Yet, the nature of WB's request presupposes a different scenario. Something more along the lines of a future council deciding to raise the cap to, say, 70,000 bed units and selling off the development rights to those extra beds to developers in much the same way companies float share issues or sell bonds.
The other gorilla came to the meeting in a gown and mortarboard. Whistler International Campus — and forgive me but I'll probably always call it WhistlerU — paid homage to the myth but wanted to qualify it, which is a derivative function of the developer coming to the table with an offer we can't refuse.
Their qualification? Student accommodation. After all, what's a university without students? And where would students live if not in dormitories and other forms of student accommodation. Problem is — and it's only one of the problems with WhistlerU — is there's no bed cap allocation for 1,000-1,500 students, each one of whom needs a bed while they're matriculating.
Would student beds be like resident-restricted beds, which is to say outside the cap? Resident-restricted beds are meant to house employees and retirees, both of whom are, or have been, vital to making the town successful. Housing them is a specific, strategic goal of the municipality. Students are, axiomatically, vital to making a university work, although the same cannot necessarily be said to be true about universities making students work. The municipality has no current position on supporting a university. But I digress.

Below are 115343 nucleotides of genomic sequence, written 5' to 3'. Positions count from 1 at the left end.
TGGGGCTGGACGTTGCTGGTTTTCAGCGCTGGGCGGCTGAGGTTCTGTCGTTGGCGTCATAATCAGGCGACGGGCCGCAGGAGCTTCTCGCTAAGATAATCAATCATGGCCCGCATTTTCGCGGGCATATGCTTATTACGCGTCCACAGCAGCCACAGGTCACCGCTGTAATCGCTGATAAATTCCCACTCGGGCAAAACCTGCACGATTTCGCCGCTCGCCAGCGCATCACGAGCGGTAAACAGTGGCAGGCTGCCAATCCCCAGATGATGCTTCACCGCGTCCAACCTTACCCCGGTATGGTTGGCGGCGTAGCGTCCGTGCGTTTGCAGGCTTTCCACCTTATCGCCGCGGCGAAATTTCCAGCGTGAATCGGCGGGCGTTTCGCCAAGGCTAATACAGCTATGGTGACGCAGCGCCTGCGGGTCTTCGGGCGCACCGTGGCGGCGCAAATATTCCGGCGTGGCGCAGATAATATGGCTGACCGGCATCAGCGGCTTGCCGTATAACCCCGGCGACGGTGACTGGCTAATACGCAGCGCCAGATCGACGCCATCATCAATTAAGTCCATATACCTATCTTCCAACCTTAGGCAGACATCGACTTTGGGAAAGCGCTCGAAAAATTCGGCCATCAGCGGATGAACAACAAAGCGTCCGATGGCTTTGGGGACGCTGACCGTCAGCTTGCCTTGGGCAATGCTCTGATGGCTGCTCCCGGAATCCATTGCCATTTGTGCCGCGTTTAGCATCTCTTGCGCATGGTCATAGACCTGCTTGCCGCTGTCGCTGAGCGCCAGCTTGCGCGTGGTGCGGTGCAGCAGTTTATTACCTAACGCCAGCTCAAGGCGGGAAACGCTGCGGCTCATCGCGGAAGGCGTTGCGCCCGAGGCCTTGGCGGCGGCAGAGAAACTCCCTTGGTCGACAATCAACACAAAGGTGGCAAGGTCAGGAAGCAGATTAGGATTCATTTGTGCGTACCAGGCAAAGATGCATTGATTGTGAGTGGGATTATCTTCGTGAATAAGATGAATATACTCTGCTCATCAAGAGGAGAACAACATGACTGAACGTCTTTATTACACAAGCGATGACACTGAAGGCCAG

The purpose of the OCP, and I'm lifting this right out of the document itself, "...is to guide decisions on planning and land use management for the resort community over the next 5-10 years and beyond (my italics) in support of our Whistler2020 vision: To be the premier mountain resort community — as we move toward sustainability."
The OCP is no here-today-gone-tomorrow document. And while it's flexible enough to "recognize and seize opportunities" as they come along, its first key theme is for all of us to, "work together within a limited growth context."
So, to torture a metaphor, are these gorillas barking up the wrong tree? Is Whistler's bed unit cap set in stone? Or is this something we should be talking about?
In all the consultations for the OCP, there has been an underlying context. Whistler 2020 has provided some of it and the bed unit cap has filled in the gaps. But neither embrace the opportunity, or threat, posed by WhistlerU. Neither contain a mechanism — as opposed to the potential — for changing the cap.
So what should we do with these gorillas?
Personally, I believe we should be talking about them, debating them, holding rousing town hall meetings and hashing them out. I'd like to hear the proponents of scraping the cap debate those who favour keeping it. I'd like to hear WhistlerU make its case and defend its idea against those who believe it represents a bad new direction for the town to take.
These are issues that need a big airing, not the tightly-controlled, confined, storyboarded public hearings we've grown accustomed to.
If the muni doesn't want to host them, perhaps they'd be fodder for the Museum's debate series. Hey, at least it'd be a start. Better than discovering gorillas lurking about at your last public hearing on your premiere planning document.